New York Daily News Councilman Ben Kallos wants city to publish government notices on its website by Erin Durkin

New York Daily News
New York Daily News
Councilman Ben Kallos wants city to publish government notices on its website
Erin Durkin
05/26/2014

A city councilman wants to shed some light on obscure government notices.

Under legislation to be introduced by Councilman Ben Kallos (D-Manhattan), the city would be required to post all government notices on its website — from announcements of a community board meeting to an application for a new sidewalk cafe.

“There’s literally hundreds and hundreds of places where the government has to make a public notice — but nobody knows what the government is doing, because the public notice requirements are so arcane,” said Kallos, chairman of the government operations committee.

“We can save a lot of paper and money and increase transparency,” he said.

Another bill would require all records that the law says must be kept for public inspection to be posted online.The notices are physically posted in public buildings or published in the back pages of newspapers.

That would cover such documents as city contracts with private vendors and applications by developers for zoning changes.

“It’s all sorts of things that end up in the clerk’s basement or in a locked filing cabinet,” Kallos said.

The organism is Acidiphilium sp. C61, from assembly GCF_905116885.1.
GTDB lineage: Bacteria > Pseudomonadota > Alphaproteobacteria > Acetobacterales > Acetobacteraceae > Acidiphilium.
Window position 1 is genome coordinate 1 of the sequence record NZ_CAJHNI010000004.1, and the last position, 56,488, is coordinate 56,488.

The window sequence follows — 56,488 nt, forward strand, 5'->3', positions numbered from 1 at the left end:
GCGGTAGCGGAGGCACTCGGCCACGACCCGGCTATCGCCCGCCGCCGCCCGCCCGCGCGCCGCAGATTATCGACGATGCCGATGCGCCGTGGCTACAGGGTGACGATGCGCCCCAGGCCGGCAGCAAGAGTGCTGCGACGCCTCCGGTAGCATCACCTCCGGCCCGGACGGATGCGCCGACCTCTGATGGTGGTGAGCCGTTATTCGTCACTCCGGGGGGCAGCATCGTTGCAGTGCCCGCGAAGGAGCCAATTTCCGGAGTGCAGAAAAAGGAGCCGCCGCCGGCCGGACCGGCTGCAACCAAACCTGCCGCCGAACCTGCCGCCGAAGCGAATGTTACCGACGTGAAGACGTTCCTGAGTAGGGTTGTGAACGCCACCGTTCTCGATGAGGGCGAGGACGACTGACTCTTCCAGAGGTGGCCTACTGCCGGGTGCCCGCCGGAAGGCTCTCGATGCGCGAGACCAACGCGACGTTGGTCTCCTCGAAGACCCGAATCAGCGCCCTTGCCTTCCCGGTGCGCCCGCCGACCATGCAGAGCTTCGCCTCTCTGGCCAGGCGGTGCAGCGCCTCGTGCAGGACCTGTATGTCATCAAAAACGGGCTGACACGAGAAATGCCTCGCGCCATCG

The measures would also scrap the requirement that the City Record — a daily compilation of municipal notices pored over by the most devoted local government wonks — be produced in print, in favor of a revamped website.

Items now left out of the online version would be included in the new website, and the site would be designed to let developers grab the raw data to create their own apps.

Kallos said the new laws, which he plans to introduce at Thursday’s Council meeting, would cover dozens of documents a day and thousands every month.

Councilman James Vacca (D-Bronx), chairman of the Technology Committee, said he’d back the legislation. Current rules are “a way for agencies to cover their rear end and say we did post a notice,” he said.

“It would bring into the sunlight so much that no one ever sees,” Vacca said.

Issue: 
Good Government
Technology